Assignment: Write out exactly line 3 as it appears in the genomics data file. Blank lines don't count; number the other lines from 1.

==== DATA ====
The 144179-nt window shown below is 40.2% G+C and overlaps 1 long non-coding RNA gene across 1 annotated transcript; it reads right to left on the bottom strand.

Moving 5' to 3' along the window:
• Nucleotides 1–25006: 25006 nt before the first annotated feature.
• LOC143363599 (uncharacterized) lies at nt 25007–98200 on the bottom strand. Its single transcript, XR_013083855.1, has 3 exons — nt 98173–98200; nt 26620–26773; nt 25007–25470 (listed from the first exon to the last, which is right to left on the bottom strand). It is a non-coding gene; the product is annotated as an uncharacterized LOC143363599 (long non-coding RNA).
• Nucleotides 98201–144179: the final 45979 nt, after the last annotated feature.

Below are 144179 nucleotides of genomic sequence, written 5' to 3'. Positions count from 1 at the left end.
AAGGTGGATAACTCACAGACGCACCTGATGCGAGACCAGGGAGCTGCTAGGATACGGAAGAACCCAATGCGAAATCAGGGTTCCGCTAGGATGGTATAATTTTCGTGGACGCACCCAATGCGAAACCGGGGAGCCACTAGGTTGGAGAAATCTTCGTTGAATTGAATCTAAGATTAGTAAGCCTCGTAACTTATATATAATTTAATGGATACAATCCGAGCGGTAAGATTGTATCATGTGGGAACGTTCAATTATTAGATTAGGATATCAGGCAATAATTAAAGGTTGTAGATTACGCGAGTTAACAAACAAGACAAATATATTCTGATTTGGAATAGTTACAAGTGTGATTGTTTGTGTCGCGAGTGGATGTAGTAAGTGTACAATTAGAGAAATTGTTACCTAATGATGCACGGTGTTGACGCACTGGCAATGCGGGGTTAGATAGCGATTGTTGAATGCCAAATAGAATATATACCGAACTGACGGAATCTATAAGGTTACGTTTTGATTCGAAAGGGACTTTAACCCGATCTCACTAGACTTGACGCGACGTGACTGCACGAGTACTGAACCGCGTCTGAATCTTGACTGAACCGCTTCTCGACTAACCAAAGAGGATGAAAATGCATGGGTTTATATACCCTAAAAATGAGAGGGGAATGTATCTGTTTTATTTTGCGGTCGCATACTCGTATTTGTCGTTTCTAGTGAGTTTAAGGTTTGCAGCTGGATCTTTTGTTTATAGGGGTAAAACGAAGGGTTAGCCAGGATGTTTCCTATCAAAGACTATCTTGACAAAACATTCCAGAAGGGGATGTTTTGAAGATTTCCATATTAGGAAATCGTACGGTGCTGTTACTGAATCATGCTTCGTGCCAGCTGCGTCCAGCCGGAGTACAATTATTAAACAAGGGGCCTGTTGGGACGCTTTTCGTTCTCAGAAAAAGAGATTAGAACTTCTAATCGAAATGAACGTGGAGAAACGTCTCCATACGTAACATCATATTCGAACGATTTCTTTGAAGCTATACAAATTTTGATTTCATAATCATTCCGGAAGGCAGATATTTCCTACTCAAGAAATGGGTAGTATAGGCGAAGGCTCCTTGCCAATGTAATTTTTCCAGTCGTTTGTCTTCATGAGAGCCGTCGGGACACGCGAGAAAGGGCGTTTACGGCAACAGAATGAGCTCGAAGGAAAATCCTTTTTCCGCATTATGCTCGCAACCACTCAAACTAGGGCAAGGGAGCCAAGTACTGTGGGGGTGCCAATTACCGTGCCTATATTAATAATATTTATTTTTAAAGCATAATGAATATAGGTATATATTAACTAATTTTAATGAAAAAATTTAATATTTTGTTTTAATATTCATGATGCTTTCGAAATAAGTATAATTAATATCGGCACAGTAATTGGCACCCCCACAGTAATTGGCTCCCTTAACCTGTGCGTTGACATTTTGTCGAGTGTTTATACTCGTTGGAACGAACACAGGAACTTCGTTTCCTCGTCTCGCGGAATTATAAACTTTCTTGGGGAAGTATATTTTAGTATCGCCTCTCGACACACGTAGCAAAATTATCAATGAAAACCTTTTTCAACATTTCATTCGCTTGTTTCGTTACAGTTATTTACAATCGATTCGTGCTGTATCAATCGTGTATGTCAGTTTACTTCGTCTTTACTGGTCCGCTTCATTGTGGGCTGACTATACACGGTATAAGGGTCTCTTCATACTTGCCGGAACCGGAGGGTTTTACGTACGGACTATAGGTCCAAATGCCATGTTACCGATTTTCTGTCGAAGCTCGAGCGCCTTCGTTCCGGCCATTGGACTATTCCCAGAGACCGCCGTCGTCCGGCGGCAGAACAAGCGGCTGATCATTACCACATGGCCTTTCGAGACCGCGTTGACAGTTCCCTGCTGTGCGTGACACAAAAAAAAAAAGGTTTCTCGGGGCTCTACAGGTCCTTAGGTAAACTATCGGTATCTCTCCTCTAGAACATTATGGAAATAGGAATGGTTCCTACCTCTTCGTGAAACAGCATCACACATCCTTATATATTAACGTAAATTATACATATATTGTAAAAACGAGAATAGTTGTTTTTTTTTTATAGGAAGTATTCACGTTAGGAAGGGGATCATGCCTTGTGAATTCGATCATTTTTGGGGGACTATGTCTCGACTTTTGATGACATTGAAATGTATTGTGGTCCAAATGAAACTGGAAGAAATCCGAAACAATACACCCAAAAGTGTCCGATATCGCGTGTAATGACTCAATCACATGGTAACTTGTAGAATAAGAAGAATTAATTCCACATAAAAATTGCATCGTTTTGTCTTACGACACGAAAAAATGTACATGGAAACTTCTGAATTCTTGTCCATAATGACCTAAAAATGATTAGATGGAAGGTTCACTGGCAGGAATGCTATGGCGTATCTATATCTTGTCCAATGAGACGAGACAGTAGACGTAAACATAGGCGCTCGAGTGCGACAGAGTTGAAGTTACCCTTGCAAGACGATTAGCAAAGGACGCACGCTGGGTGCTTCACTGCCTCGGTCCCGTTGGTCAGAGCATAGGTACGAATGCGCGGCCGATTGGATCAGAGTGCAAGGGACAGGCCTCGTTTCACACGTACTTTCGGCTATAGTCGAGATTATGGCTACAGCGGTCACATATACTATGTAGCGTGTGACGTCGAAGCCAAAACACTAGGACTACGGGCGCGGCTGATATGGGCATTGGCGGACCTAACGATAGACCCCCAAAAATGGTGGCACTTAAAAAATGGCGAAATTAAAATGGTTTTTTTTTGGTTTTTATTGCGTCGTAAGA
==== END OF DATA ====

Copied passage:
• Nucleotides 1–25006: 25006 nt before the first annotated feature.